The diligent care and attention that NAI Elliott management teams gave each of their buildings and tenants was instrumental in keeping both landlords and businesses afloat during unprecedented times.
One of the silver linings to the last year and a half in commercial real estate was an opportunity to develop a closer relationship with our clients and tenants in reaction to what’s taken place. Conversations shifted from maintenance issues to financial issues and intimate conversations about business viability. NAI Elliott rose to the challenge and stepped up for their clients and tenants. Real Estate Manager Rawley Winstead credits that in part to the values that have been established here by our founders. The atmosphere is collaborative and caring and everyone is working toward a common greater good.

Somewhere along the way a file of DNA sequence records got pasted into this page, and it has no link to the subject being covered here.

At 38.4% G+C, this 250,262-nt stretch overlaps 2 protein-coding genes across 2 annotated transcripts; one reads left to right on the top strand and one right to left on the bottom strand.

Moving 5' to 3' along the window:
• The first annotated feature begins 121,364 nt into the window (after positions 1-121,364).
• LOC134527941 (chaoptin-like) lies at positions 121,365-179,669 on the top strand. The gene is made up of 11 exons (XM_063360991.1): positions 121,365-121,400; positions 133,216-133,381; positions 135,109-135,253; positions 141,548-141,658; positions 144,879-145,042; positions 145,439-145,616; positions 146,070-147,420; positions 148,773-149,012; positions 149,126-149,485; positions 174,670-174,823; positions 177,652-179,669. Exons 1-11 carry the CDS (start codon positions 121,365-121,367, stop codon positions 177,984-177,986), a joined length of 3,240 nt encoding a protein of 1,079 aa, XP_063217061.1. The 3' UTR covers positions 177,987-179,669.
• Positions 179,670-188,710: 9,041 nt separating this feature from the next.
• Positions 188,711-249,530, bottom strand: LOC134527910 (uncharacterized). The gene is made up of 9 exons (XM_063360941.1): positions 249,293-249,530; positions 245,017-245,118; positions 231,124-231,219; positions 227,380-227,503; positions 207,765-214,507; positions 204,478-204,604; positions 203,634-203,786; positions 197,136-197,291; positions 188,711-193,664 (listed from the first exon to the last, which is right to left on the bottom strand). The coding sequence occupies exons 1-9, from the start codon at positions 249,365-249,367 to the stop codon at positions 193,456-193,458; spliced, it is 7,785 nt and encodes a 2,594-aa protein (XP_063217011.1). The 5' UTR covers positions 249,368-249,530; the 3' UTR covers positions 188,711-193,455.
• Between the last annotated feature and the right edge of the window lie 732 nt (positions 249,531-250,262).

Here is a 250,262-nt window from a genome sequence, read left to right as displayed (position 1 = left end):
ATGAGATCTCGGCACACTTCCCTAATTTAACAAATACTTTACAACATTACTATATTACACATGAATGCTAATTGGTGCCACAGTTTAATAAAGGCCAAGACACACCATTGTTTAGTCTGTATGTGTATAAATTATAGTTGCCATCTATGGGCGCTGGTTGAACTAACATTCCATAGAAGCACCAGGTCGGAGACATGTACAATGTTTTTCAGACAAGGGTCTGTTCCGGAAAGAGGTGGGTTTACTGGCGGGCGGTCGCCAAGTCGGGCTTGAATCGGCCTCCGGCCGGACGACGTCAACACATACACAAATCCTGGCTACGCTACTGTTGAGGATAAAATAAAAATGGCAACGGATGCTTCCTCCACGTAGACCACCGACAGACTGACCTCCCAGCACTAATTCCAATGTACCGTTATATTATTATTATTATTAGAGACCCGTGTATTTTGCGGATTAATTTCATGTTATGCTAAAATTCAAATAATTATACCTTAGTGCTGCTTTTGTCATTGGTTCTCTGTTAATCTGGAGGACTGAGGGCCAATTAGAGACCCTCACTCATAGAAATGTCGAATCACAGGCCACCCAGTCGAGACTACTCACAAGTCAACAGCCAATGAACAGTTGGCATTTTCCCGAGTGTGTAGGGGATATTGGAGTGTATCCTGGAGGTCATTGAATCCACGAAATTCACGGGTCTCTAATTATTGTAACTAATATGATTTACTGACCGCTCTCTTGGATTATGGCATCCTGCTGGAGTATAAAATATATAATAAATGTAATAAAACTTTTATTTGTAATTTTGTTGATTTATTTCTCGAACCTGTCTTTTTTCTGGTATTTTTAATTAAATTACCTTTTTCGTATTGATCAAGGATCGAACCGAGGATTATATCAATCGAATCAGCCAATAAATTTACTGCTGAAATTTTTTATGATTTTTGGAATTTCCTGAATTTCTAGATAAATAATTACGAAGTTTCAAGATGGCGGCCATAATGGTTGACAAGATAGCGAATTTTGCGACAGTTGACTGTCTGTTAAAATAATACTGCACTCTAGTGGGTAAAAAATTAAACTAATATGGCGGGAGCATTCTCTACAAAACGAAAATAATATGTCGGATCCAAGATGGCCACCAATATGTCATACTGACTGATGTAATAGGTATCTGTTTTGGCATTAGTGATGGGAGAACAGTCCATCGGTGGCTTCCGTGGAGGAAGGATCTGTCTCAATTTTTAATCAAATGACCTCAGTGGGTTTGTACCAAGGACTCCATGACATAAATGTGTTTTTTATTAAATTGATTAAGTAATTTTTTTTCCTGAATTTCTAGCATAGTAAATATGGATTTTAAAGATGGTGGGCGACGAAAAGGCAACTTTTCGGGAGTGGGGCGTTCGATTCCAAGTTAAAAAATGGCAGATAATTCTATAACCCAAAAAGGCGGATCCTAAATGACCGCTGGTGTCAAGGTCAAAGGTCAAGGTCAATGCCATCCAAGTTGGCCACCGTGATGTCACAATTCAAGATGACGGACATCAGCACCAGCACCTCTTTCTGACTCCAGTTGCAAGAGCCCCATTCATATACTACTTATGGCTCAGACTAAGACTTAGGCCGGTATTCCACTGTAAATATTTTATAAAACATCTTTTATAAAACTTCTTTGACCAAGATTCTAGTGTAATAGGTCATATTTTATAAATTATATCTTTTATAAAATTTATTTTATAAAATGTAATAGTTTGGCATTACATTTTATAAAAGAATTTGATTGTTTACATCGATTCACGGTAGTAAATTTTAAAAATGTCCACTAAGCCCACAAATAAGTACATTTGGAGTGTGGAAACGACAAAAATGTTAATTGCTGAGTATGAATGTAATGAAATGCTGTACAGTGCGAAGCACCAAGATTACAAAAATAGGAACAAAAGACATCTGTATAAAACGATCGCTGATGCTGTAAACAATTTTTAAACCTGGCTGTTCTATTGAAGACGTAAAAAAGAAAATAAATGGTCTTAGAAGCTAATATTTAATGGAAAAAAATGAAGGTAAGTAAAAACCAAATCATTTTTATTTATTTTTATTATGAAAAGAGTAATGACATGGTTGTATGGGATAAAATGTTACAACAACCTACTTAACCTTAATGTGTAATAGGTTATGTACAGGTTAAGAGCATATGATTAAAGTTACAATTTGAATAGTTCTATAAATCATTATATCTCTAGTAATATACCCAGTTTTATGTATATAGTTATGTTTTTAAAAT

Assistant Real Estate Manager Jolene Edwards faced an unusual challenge when the pandemic hit. Her team was able to lower service levels temporarily for a lot of the preventative maintenance items and then assessed on an individual property basis, which items should be increased and when to increase them. As each building had the need, management teams brought back specific maintenance needs incrementally over time. The work they did adjusting vendor services was important because each tenant has to pay a portion of the operating costs of the building including landscaping, pressure washing and things of that nature. Management teams had to strike the balance between a well-maintained building and staying sensitive to the tenant’s needs at the time, which was keeping costs low.